What Remains of Savile Row ?

Hugo JACOMET

What Remains of Savile Row ?

Certain truths are not easy to accept, and a portion of these same truths are even more difficult to express.

Such is the case when the topic turns to Mayfair’s Savile Row, the revered “Golden Mile of Tailoring” from which a steady line of master tailors have hailed since the early  1800s and where a few of such tailors still persevere to this day.

These craftsmen of the Row have dressed many of the most notable figures in history and the fruits of their labour are canonized in the minds of those of us who have not failed to understand how the steady hand of these tailors have created not only suits, but also forged the visual personas of some of the greatest men and women in history.

Last Friday, we had the honor with Sonya, to visit Tony Gaziano and Dean Girling, who have created the eponymous shoe house Gaziano & Girling, and have established their first shop in London at 39 Savile Row : a charming first installation, soberly renovated in the spirit of the Row and showcasing  their distinctive shoes now crafted in their new factory, situated in Kettering Northamptonshire, the cradle of traditional quality shoemaking in the United Kingdom.  Soon, we will have the opportunity to report on our very interesting visit to G&G and share our global feeling on the recent and spectacular development of the house, who is, in our opinion, one of the next very big names in the sector of men’s high end shoes, together with Corthay and a (very) few others.

The installation of a shoemaker flagship store on Savile Row is a first.

As reported by the Evening Standard in November last year, the opening was a sort of breach to the « rules » of the street, as the principal landlord (the Pollen Estate) made it a religion to rent only to tailoring houses, in order to protect  the exclusivity of the street, as well as to preserve the precious know-how of British tailoring.

In the same feature, the director of Gieves & Hawkes, a company now owned by a Chinese group (that also owns Hardy Amies and Kilgour) explains that the arrival of Gaziano & Girling on Savile Row is perfectly legitimate (of which we can only concur) while explaining that the real problem of Savile Row has been the recent opening of the offensive Abercrombie and Fitch store in the former building of the tailors bank located at the intersection of Savile Row and Burlingtons Gardens, and the even more recent debut of Abercrombie Kids at No. 5 Savile Row.

While the Gieves and Hawkes assessment of the repugnant installment of Abercrombie & Fitch and Abercrombie Kids on the Row certainly rings true, we can’t help but also think that the real problem of Savile Row may not just be the « Abercrombie and Fitch Affair » (with all the noise made around the issue by our gently-crazed friends of the Chap and their now infamous « Give Three Piece a Chance » campaign).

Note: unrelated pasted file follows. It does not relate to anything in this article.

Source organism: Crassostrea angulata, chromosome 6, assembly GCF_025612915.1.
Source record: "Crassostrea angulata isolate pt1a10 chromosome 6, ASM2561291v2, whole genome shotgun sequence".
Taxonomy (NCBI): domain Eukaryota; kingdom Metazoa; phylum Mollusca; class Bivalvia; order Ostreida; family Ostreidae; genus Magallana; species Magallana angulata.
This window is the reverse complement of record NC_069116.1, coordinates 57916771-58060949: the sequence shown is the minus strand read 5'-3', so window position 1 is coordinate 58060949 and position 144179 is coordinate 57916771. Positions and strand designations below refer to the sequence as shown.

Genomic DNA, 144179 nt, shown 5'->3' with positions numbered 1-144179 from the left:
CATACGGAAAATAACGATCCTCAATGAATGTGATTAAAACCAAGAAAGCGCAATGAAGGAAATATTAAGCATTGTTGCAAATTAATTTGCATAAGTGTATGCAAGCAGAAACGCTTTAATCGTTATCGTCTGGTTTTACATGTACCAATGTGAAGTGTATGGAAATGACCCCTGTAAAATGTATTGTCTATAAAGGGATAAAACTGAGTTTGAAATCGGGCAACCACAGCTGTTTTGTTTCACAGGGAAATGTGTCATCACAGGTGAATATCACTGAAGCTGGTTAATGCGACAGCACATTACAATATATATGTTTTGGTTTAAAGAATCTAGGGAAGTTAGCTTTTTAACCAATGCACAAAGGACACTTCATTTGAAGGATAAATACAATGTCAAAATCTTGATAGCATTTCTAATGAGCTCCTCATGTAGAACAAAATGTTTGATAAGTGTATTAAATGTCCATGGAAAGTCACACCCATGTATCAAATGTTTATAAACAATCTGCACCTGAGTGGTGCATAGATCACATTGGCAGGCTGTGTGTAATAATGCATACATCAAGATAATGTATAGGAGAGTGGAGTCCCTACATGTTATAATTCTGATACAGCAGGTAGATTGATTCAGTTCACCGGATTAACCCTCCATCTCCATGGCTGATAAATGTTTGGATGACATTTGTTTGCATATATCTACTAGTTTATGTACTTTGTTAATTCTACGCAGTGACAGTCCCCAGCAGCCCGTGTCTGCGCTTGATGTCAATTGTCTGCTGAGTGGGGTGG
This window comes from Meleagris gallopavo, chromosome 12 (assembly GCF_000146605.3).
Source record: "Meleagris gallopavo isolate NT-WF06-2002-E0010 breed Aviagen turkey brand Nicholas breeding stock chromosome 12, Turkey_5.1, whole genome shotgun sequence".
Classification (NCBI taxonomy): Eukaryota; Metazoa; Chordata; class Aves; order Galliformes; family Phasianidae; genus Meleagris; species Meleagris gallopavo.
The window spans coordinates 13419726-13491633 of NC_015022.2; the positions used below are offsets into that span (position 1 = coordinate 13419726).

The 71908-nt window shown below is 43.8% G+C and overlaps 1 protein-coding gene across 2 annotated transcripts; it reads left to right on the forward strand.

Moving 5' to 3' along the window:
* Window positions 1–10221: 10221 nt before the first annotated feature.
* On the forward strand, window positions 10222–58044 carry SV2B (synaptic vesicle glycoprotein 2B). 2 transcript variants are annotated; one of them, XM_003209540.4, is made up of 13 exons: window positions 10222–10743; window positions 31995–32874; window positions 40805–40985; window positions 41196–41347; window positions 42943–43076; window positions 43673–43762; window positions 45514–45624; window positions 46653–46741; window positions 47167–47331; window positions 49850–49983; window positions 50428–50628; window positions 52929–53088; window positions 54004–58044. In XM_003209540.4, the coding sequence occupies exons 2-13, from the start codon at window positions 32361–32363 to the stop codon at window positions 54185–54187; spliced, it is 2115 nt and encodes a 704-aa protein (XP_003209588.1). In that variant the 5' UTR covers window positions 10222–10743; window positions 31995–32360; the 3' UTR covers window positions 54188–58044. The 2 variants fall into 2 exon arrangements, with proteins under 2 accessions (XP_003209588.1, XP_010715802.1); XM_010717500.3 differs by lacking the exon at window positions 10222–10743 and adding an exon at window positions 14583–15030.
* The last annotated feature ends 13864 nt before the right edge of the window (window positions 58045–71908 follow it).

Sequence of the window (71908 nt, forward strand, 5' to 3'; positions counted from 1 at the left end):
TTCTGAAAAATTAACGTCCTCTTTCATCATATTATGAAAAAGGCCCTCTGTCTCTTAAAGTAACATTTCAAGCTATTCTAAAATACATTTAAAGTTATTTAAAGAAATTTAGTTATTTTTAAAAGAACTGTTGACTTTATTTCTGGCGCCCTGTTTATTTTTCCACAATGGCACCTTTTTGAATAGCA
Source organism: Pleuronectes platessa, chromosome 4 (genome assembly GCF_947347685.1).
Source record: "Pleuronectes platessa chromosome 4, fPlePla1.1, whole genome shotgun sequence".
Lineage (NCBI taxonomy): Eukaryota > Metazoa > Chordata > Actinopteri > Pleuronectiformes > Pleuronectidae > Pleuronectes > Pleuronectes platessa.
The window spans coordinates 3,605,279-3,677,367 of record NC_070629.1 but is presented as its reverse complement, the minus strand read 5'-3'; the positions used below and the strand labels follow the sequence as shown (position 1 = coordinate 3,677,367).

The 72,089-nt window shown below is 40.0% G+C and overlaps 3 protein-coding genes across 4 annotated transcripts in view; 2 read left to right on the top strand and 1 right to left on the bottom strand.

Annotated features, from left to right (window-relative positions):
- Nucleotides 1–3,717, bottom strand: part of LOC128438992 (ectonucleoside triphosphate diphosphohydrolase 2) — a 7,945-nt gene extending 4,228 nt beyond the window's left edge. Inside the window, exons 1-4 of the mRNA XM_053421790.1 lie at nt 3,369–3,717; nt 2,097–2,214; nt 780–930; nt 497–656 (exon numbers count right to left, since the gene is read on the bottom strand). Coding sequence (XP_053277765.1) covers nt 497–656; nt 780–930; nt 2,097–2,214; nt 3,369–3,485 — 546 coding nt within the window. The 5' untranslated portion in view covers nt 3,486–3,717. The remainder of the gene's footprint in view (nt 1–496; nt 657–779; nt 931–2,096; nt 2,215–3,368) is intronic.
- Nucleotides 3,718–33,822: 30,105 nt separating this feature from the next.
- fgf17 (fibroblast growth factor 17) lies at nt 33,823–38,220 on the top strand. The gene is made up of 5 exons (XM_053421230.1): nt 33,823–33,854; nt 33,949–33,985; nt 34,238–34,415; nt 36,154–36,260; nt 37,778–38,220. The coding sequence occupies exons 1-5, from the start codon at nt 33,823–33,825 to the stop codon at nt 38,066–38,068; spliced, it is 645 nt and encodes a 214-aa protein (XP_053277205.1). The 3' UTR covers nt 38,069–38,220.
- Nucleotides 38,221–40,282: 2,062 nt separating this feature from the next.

In reality, the Abercrombie and Fitch affair is merely a tree, even if a big and smelly one, that hides the forest…

Friday night, after a wonderful event at 39 Savile Row, we had the pleasure to share dinner with our dear friend (and occasional contributor) James Sherwood, with whom we had the opportunity to exchange our feelings about the recent evolution of the Row, the current marketing orgy there, and the misuse of the name Savile Row.

For those who are not regular readers of PG, let us remind you that James is the author of the bestseller « Savile Row, The Master Tailors of British Bespoke », published in 2010 at Thames & Hudson, as well as a worldwide acclaimed and recognized figure known as “The Guardian of Savile Row” (see the cover of The Rake magazine hereafter). James worked for many years in the caves and dusty cupboards of Savile Row in order to reconstitute, protect and save the precious archives of iconic houses like Henry Poole & Co and Gieves & Hawkes (during the era of Robert Gieves).

main_843_James-Sherwood

Saville-Row T&H

He was also the curator of « The London Cut », the first retrospective Savile Row exhibition ever organized for Pitti Uomo (2007). This one-of-a-kind exhibition gathered together for the first time, a display of iconic houses of the Row –a move certainly not typical in the 21st century in the highly competitive arena of current fashion and style. This London Cut exhibition of seminal Savile Row houses has also been also shown in Paris and Tokyo.

In short, if there’s one man on earth who has been working tirelessly for the worldwide recognition of Savile Row, it’s Mr. Sherwood. And it’s about time, at a point where the legacy of Savile Row is on the verge of being pushed aside with a shrug of the shoulders, to pay tribute to James and credit him for his unique input that has helped to catapult  Savile Row’s power of attraction, specifically in a time when classical menswear is witnessing a global renaissance with billions of British pounds being invested in the sector.

London Cut 2